Probing the Surface of a Laccase for Clues towards the Design of Chemo-Enzymatic Catalysts
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Systems featuring a multi-copper oxidase associated with transition-metal complexes can be used to perform oxidation reactions in mild conditions. Here, a strategy is presented for achieving a controlled orientation of a ruthenium–polypyridyl graft at the surface of a fungal laccase. Laccase variants are engineered with unique surface-accessible lysine residues. Distinct ruthenium–polypyridyl-modified laccases are obtained by the reductive alkylation of lysine residues precisely located relative to the T1 copper centre of the enzyme. In none of these hybrids does the presence of the graft compromise the catalytic efficiency of the enzyme on the substrate 2,2′-azino-bis(3-ethylbenzothiazoline-6-sulfonic acid). Furthermore, the efficiency of the hybrids in olefin oxidation coupled to the light-driven reduction of O2 is highly dependent on the location of the graft at the enzyme surface. Simulated RuII–CuII electron coupling values and distances fit well the observed reactivity and could be used to guide future hybrid designs.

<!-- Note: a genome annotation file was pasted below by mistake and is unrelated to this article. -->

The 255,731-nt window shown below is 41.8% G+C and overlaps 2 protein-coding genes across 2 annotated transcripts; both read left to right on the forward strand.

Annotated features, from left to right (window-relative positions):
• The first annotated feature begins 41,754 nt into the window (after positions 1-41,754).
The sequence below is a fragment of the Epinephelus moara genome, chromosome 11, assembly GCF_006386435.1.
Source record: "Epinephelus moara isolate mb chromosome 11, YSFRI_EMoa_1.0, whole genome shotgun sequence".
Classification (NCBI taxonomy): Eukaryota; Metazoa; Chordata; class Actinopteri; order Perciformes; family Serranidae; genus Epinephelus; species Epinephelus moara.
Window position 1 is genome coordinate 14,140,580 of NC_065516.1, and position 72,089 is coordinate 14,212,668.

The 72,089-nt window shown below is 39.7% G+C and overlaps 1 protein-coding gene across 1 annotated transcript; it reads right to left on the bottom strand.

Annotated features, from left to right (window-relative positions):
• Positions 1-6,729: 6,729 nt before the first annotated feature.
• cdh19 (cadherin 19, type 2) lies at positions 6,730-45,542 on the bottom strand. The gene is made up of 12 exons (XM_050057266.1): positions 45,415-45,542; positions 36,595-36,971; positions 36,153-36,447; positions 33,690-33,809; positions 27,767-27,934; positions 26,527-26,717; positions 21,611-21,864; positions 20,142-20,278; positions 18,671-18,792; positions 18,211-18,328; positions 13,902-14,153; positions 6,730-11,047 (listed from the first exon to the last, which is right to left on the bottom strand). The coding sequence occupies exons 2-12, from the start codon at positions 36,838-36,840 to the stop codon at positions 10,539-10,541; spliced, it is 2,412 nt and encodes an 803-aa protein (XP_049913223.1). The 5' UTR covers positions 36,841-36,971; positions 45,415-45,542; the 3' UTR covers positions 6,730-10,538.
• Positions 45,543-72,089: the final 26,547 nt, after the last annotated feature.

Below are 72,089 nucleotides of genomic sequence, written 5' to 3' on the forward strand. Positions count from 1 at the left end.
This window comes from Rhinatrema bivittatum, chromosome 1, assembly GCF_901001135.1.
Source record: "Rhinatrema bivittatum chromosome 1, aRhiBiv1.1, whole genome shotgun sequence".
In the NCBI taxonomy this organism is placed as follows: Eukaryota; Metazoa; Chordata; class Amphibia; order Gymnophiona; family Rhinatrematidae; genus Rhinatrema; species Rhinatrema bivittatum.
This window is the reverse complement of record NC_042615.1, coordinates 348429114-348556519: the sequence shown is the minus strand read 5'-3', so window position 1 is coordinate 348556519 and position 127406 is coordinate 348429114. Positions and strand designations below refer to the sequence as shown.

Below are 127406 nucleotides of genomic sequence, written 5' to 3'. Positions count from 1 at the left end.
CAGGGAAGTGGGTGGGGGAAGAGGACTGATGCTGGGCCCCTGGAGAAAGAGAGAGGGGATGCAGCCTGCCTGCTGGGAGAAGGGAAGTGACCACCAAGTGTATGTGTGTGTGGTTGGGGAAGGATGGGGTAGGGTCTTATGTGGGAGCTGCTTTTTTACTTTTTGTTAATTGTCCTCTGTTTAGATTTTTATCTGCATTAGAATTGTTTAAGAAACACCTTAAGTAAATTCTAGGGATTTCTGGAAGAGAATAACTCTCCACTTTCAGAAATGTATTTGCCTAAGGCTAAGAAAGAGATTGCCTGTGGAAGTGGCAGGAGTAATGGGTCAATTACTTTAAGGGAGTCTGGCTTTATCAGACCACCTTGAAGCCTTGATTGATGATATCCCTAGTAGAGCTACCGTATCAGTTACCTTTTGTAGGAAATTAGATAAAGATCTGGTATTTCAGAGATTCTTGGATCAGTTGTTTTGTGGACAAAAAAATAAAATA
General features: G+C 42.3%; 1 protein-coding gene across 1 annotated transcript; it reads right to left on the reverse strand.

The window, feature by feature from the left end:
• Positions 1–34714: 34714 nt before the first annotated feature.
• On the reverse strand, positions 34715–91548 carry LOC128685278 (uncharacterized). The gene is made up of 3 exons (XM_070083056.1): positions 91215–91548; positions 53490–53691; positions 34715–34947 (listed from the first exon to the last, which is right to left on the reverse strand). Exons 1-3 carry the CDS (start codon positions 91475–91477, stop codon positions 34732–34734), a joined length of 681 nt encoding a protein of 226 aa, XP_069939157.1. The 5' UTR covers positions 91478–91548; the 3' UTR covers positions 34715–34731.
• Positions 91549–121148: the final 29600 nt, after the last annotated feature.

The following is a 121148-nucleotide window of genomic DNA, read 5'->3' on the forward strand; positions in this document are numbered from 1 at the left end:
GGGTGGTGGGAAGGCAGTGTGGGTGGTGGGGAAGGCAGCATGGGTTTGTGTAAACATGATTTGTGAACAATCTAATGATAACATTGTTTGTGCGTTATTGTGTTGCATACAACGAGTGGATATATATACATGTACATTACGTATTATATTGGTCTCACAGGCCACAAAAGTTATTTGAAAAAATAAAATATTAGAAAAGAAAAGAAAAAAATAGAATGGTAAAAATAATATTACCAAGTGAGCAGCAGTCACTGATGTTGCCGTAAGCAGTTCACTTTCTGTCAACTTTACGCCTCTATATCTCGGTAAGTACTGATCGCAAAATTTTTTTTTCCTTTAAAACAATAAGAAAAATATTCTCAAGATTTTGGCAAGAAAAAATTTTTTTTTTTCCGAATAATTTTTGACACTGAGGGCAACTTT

CitationRobert, V. [et al.]. Probing the Surface of a Laccase for Clues towards the Design of Chemo-Enzymatic Catalysts. "ChemPlusChem", Abril 2017, vol. 82, núm. 4, p. 607-614.